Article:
Jacksonville Child Support Enforcement Lawyer

Serving in St Johns County, Duval County and throughout Florida

Child Support EnforcementThe failure to pay child support in Florida has significant legal consequences. A failure to pay can mean a contempt of court charge because you are in violation of a court order. This serious offense can involve jail time and other serious financial consequences.

Whether you need to enforce a child support order or you are having trouble making your child support payments, FLA Legal Professionals, LLC can help. We can help you make sure that your child support order is enforced or help you modify your child support order after your financial conditions have changed. Give us a call today to set up a free consultation.

Florida Child Support Establishment

You must first have a child support order signed by a judge and filed with the court to enforce a child support payment. Some couples attempt to work out an informal arrangement between the two of them, but this type of arrangement simply is not enforceable under the law.

There is no legal argument for “But the other parent said they were going to pay $300 a month!” You have to get a court order before you can force the other parent to pay child support. You can agree to an amount between the two of you, but a judge still needs to sign off on it for it to be enforceable under Florida law.

FLA Legal Professionals, LLC can help you establish this support obligation so you and your child can get the financial assistance that you need.

Filing a Motion for Civil Contempt

When someone violates a court order, they can be found in contempt of court. This basically means that the court told them to do something, but they did not do it. Although most people think of this concept as being criminal, it can occur in civil cases (like family law) as well.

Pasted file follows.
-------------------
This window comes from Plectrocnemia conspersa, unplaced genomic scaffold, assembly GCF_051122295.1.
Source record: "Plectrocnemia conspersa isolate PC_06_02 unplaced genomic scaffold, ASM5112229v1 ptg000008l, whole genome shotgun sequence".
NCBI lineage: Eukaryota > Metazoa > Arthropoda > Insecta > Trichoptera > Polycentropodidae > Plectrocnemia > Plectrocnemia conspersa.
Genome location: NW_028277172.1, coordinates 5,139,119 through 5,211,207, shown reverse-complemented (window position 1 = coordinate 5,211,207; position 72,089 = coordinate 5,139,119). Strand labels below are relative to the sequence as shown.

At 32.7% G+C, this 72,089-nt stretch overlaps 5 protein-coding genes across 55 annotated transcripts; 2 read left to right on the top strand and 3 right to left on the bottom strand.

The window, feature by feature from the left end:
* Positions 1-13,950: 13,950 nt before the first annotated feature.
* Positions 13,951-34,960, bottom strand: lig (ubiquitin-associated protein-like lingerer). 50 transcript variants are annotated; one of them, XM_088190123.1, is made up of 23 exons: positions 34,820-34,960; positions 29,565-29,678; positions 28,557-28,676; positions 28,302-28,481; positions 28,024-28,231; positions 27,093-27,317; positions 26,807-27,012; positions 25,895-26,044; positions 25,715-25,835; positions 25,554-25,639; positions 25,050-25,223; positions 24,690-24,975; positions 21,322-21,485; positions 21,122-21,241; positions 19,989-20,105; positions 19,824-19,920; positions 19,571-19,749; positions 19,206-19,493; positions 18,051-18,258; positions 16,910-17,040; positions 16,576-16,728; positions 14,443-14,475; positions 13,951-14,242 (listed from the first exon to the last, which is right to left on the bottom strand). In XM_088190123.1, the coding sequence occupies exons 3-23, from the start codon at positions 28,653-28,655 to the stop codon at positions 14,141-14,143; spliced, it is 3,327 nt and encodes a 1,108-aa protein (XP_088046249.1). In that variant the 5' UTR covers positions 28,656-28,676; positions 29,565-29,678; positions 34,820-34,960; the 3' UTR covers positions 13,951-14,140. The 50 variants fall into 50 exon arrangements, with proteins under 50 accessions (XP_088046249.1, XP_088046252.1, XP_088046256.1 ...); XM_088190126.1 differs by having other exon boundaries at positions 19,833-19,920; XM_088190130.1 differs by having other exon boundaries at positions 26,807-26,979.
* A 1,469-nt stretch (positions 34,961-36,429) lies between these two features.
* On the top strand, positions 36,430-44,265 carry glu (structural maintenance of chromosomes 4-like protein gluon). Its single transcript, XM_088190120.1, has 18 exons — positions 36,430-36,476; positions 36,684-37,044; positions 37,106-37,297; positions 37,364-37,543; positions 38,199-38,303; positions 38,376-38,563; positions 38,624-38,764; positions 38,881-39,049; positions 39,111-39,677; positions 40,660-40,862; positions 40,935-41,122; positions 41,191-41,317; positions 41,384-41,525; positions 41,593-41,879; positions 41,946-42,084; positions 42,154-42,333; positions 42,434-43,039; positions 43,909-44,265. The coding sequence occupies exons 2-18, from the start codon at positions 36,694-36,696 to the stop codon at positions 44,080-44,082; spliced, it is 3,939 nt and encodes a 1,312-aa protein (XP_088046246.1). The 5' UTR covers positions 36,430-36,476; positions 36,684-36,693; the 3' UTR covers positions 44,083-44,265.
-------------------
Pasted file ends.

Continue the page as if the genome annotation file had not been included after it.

The most common way that child support orders are enforced is by filing a motion for civil contempt. You prove your motion, you must offer proof of the following:

  • You have a valid child support order under Florida law that has been approved and signed by a judge
  • The other parent has not paid child support as directed by that order
  • The other parent has the ability to pay the child support, but they are not

To combat this type of claim, the other parent may attempt to argue that he or she does not have the ability to pay. They might also argue that the child support order is invalid in some way.

Collecting Back-Due Child Support

Once you have proven your case, the judge will issue an order directing the other parent on how to pay for the back-due child support. This could involve:

  • Establishing a payment plan
  • Withholding a certain amount from their wages
  • Placing liens on their vehicles and force their sale
  • Claiming and selling the parent’s abandoned or unused property
  • Placing liens on their real property or other personal property and force their sale
  • Freezing home equity lines of credit

Some of these options are only available if the parent owes over a certain amount, usually $500 to $600.

Consequences for Failing to Pay Child Support

If you or the other parent has failed to pay child support, there can be grave consequences. Florida is especially strict on violations of child support compared to other states.

It is not like failing to pay a monthly bill—it is a direct violation of a court order. Punishments can include:

  • Suspension of driver’s licenses or vehicle registrations
  • Seizing income tax refund
  • Seizing or freezing money directly from bank accounts
  • Wage garnishment
  • Fines
  • Jail or prison time (up to one year)
  • Reporting to the consumer reporting agencies (which affects the parent’s credit score)
  • Passport revocation for large past-due amounts

The court can also order that the parent pay the custodial parent for the costs and fees associated with bringing the contempt proceeding. This includes travel and witness costs in some situations as well.

The consequences are more severe when the parent deliberately chooses not to pay child support. If, however, the parent cannot afford the child support due to a change in employment or other financial circumstances, then he or she may be able to explain this change to the court to have their child support obligation modified.

Enforcing Child Support in Florida

FLA Legal Professionals, LLC can help you enforce your child support order if another parent is behind on their obligations. We will often work with Florida Child Support Enforcement to be sure that you have comprehensive enforcement options available to you. We know how important your child support is to you and your family—and we can help.